Markets without Symbolic Limits

Ethics 125 (4):1053-1077 (2015)

Authors
Jason Brennan
Georgetown University
Abstract
Semiotic objections to commodification hold that buying and selling certain goods and services is wrong because of what market exchange communicates or because it violates the meaning of certain goods, services, and relationships. We argue that such objections fail. The meaning of markets and of money is a contingent, socially constructed fact. Cultures often impute meaning to markets in harmful, socially destructive, or costly ways. Rather than semiotic objections giving us reason to judge certain markets as immoral, the usefulness of certain markets gives us reason to judge certain semiotic codes as immoral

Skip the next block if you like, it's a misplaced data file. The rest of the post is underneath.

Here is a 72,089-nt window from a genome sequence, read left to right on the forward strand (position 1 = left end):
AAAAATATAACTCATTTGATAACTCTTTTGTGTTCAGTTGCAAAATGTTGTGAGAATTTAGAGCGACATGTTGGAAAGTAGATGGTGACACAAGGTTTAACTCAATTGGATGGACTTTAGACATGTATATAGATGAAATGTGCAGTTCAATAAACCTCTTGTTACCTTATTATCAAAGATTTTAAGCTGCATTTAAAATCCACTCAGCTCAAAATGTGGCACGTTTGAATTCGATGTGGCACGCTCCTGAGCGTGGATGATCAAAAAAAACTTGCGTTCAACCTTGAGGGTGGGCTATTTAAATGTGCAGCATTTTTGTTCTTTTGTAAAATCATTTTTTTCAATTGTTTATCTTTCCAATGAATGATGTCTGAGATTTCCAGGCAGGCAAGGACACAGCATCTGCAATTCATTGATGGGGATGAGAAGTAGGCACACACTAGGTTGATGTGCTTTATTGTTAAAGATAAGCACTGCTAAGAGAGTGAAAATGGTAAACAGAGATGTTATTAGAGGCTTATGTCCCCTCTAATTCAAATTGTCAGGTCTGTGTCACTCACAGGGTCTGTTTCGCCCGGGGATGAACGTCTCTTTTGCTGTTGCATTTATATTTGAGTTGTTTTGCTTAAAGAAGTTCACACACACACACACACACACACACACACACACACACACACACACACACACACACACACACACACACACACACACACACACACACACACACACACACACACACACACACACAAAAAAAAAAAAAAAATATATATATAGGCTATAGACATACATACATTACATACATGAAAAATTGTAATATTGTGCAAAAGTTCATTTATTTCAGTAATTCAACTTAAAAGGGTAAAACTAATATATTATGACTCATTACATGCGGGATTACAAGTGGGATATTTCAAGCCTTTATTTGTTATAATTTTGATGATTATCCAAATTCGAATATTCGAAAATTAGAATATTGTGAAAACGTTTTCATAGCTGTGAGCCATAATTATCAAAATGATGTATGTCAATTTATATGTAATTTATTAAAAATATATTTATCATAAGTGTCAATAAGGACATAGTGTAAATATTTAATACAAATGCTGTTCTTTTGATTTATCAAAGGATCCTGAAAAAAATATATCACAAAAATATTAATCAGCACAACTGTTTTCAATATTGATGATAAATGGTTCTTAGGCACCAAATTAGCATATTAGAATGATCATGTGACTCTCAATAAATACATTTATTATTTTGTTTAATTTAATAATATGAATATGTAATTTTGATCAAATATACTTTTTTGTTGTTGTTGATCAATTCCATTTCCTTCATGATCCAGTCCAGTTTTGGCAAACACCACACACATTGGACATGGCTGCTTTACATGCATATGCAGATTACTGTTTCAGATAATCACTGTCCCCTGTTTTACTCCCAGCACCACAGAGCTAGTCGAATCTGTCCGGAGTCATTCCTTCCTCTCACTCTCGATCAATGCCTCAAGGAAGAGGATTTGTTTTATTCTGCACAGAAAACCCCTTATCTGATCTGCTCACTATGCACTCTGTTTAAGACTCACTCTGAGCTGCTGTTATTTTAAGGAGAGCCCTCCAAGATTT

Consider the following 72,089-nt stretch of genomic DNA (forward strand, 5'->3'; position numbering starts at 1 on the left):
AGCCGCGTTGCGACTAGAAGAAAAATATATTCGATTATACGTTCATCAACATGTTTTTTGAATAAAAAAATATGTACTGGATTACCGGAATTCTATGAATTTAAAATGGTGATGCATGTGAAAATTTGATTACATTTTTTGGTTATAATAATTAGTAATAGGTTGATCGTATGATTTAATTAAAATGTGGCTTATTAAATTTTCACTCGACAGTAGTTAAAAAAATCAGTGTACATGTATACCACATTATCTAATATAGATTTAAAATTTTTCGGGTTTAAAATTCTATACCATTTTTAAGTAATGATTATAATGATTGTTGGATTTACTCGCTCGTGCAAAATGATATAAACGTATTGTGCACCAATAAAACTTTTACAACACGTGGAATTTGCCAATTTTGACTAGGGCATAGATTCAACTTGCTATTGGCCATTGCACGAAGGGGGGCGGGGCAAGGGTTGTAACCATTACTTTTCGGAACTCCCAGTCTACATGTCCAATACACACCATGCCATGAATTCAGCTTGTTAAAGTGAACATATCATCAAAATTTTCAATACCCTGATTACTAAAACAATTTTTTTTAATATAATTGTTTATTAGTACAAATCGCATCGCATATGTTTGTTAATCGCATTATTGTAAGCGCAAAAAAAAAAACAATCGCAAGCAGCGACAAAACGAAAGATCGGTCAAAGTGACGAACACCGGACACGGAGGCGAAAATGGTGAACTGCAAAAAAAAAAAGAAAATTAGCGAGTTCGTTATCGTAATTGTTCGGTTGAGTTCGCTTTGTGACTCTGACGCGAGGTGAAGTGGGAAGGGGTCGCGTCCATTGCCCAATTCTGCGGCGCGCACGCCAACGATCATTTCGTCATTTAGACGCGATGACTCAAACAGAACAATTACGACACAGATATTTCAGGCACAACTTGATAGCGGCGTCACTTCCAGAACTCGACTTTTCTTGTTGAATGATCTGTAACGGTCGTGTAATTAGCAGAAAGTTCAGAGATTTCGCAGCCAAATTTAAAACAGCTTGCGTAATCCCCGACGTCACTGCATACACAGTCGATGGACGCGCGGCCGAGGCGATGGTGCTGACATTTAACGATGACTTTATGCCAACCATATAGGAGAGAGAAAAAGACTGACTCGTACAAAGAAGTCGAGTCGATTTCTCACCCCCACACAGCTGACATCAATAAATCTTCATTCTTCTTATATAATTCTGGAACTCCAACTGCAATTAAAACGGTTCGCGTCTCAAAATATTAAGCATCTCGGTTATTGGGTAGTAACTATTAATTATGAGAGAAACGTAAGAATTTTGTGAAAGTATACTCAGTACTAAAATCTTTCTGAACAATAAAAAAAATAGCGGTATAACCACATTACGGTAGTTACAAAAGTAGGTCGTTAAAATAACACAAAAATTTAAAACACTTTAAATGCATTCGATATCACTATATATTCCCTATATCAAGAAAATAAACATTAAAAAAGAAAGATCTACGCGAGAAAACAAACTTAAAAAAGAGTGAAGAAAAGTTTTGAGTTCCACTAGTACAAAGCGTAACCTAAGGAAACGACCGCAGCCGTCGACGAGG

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Reprint years 2016
DOI 10.1086/680907
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Can’T Buy Me Love.Jacob Sparks - 2017 - Journal of Philosophical Research 42:341-352.
Impure Semiotic Objections to Markets.David G. Dick - 2018 - Public Affairs Quarterly 32 (3):227-246.

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